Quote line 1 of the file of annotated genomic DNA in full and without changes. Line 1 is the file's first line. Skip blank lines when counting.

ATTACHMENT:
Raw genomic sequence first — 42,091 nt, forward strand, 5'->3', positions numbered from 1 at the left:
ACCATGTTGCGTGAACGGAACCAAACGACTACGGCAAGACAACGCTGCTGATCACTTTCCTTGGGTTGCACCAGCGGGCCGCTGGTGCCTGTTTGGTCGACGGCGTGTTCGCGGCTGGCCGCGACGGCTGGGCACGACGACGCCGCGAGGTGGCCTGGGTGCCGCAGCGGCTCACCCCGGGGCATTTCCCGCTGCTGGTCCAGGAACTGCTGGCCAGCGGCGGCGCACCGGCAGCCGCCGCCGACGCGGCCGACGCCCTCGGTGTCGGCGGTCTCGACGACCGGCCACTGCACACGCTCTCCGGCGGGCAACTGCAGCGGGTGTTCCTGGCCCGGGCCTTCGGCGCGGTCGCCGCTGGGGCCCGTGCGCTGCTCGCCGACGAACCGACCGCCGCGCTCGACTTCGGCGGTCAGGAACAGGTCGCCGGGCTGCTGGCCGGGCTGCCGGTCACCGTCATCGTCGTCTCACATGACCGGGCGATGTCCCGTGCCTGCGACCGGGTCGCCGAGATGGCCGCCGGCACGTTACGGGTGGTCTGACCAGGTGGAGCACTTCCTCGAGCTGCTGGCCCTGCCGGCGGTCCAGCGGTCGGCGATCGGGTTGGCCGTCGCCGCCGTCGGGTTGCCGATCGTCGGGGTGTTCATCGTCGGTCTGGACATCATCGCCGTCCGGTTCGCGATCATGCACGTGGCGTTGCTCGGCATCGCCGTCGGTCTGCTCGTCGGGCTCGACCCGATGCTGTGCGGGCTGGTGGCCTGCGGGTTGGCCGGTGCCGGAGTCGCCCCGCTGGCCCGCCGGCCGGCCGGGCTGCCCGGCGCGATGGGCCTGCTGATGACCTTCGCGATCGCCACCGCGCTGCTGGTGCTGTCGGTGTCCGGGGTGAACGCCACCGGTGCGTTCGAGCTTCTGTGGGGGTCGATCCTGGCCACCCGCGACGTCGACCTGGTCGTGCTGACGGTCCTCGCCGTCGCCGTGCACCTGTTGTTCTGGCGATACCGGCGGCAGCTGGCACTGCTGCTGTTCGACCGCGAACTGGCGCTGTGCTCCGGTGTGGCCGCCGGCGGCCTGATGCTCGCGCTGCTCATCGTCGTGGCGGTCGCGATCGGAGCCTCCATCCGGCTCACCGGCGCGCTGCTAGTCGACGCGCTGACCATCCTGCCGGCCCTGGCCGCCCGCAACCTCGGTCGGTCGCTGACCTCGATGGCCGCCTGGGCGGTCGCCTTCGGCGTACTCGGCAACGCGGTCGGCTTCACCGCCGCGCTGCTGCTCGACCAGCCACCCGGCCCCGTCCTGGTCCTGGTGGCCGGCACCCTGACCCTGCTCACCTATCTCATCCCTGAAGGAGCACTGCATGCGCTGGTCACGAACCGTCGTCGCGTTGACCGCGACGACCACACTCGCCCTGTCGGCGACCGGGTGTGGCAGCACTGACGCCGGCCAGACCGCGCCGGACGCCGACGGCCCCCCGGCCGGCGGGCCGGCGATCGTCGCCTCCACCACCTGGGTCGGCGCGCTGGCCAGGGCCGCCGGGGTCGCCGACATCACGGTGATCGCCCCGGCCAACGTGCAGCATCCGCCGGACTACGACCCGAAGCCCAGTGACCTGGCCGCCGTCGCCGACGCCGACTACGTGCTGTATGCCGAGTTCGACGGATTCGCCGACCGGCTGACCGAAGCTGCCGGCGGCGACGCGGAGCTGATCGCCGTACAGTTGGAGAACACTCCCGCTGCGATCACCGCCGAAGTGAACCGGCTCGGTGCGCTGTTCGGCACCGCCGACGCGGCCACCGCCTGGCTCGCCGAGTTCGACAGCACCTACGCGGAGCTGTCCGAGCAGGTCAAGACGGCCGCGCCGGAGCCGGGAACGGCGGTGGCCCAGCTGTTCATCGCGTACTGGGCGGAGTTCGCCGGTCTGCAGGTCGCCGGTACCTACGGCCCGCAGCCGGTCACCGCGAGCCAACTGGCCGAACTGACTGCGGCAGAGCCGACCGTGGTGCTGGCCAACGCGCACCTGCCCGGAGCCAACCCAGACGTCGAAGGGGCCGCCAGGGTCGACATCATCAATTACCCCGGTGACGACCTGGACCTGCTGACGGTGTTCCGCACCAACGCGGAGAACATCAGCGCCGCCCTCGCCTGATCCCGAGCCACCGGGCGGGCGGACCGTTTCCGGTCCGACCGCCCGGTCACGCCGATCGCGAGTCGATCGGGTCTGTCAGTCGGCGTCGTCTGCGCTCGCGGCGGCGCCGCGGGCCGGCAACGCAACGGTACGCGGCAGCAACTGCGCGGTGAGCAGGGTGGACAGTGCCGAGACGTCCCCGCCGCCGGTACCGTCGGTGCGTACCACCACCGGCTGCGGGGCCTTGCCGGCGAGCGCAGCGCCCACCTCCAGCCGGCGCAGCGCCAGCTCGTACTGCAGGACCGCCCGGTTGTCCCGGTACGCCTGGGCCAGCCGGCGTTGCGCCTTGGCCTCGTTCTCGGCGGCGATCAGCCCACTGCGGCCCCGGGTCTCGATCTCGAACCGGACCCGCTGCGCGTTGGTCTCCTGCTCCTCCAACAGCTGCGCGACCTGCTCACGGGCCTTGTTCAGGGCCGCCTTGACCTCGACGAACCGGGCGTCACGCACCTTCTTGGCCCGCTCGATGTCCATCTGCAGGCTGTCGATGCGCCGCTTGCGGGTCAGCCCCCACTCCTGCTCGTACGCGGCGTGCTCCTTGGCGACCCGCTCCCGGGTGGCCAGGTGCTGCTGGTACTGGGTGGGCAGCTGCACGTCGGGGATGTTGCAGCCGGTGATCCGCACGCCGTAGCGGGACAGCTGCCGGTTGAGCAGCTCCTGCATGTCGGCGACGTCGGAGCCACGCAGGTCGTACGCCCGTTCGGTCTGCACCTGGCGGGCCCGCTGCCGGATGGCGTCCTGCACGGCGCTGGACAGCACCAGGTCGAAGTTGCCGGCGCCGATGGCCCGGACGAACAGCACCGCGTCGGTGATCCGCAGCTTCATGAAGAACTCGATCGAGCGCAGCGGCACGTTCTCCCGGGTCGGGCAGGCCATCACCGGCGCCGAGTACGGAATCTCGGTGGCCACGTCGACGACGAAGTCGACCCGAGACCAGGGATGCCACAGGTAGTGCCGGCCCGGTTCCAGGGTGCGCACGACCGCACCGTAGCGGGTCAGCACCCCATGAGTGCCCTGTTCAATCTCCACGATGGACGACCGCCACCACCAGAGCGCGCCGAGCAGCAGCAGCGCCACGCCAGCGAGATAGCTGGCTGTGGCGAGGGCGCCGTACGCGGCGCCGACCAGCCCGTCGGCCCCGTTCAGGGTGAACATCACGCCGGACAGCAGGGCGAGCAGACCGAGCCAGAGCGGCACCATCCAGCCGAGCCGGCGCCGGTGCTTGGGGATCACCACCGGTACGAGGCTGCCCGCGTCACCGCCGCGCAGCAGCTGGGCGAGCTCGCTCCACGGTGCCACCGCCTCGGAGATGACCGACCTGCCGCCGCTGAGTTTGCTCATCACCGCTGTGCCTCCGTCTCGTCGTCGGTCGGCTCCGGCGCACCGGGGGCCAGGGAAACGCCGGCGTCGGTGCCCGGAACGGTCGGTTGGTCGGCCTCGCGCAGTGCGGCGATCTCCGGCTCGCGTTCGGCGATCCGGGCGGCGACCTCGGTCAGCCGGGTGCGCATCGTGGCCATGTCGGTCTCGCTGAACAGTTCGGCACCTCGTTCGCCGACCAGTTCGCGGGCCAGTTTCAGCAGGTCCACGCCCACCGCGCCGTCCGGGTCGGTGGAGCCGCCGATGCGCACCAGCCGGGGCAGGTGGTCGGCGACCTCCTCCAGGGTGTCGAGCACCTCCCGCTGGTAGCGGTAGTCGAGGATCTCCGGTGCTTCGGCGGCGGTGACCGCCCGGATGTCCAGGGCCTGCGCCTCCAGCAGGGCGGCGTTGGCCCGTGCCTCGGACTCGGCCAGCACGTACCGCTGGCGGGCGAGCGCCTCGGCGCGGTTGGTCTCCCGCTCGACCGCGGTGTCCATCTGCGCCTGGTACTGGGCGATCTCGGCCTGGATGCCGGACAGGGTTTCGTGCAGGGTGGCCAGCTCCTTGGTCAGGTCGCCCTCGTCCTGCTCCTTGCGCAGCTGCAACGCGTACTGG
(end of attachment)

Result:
Raw genomic sequence first — 42,091 nt, forward strand, 5'->3', positions numbered from 1 at the left: